Comparing alcoholism and homosexuality, you choose to drink every time you picked up a drink. That is supported by the fact that you are now a recovering alcoholic and choose to no longer drink, with the grace of God and a strong support system. That was the comparison I was making.

As for other Christian denominations, those differences come down to doctrine. I'm very much a believer that I will see Catholics and Presbyterians and Baptists and Episcolatians and any other person that accepts Jesus Christ as their Savior in heaven.

(ANNIE'S NOTE: "EPISCOLATIANS?" Perhaps Episcopalians who are also Galatians? I accept Jesus Christ as my Savior. Why, then, is her mother-in-law over on Facebook right now condemning me to Hell? OK, PROCEED.)

You may attend a Lutheran church, but I would argue that you do not practice Lutheranism, not if you disagree with so many doctrines. There are Bible verses to back up every doctrinal page I sent, which was more my point of sending than anything else.

(Annie's Note: Surely there's a Proverb about blessing and having pity on the simple-minded.)

There's also a difference between accepting you and accepting your views on something. Maybe you should flat-out ask Pastor Dave if he thinks you're correct.

My unfriending this time was not a knee-jerk reaction. I don't do well with confrontation and I've done more with you this past week and a half than I have in over a year. My insides are flip-flopping all over. My arms shake. I unfriended you for my peace of mind. My life is stressful enough right now."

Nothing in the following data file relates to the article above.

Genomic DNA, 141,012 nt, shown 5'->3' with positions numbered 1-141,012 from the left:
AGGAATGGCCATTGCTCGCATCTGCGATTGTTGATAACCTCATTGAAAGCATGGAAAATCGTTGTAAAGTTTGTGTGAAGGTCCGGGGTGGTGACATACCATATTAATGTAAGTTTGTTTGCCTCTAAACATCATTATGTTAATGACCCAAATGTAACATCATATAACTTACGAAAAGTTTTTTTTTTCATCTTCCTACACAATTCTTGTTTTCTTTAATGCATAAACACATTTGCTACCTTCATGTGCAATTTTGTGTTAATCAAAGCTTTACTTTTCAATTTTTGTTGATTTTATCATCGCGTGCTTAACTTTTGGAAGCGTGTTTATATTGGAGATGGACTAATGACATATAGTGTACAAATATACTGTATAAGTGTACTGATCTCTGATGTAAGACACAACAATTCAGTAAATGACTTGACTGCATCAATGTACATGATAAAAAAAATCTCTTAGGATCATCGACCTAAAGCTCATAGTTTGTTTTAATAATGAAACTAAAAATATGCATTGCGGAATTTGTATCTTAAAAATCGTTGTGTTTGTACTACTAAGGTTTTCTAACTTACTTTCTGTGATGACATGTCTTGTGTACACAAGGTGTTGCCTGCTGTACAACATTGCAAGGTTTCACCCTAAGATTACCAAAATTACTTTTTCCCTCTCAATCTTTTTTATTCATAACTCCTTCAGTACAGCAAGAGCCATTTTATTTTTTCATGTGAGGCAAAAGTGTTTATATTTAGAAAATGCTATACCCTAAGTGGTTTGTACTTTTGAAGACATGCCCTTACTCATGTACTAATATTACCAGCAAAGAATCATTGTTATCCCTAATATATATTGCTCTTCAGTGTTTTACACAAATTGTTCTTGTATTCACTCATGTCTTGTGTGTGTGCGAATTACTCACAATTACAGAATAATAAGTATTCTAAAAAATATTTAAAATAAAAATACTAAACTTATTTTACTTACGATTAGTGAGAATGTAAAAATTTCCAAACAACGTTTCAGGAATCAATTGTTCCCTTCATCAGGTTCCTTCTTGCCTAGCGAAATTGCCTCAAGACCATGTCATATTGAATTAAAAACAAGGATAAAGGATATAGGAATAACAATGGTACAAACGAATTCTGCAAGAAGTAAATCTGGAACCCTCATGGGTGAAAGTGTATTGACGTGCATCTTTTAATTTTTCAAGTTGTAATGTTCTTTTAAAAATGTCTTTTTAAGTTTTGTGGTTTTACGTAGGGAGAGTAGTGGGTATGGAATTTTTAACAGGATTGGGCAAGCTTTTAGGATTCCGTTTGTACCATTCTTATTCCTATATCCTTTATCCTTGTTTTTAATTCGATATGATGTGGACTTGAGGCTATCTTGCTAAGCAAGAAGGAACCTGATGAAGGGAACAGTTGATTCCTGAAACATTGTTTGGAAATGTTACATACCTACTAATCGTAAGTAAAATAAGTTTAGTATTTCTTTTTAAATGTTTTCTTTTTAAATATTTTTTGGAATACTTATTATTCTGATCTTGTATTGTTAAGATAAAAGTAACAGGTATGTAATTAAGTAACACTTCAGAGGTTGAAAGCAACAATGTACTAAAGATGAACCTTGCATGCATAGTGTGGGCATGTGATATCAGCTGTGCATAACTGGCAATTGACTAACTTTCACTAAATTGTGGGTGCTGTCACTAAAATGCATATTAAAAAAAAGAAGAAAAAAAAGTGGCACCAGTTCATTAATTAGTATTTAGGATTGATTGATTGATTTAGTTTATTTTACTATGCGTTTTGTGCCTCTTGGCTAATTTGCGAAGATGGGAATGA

My response?

"It's obvious you don't do well with confrontation, whereas I initiate debate and discussions for the purpose of fostering intellectualism.

I know, in my heart, that I am saved. I don't need saving. I don't need Biblical quotes that point me towards salvation.

Pastor Dave knows that I accept Christ as my personal Savior, though we had a long talk while I was in the hospital about how and why I dabble in other religious philosophies. I'm a seeker. I'm enlightened. I'm intellectually curious. And I have an anti-authoritarian bent. Pastor does not accept my views as necessarily correct, though he might disagree with me on some principles, but we don't fight over it. We discuss it openly like adults. We even joke about certain aspects of our differences. He still blesses me and I partake of the Sacrament because I am a saved soul through Christianity, which is the religion I practice. That doesn't mean I disregard the verities of other world religions.

For you to accuse me of not practicing Lutheranism is unfair considering you don't know anything about my history with the Lutheran church and/or St. Paul school, and that I've played in the Praise band for 6 years to honor the Lord. I don't just play to keep my drum chops fresh. I put a lot of time and effort into helping to lead worship on Saturday nights. I was baptized, confirmed and married in that church. It is like my 2nd home.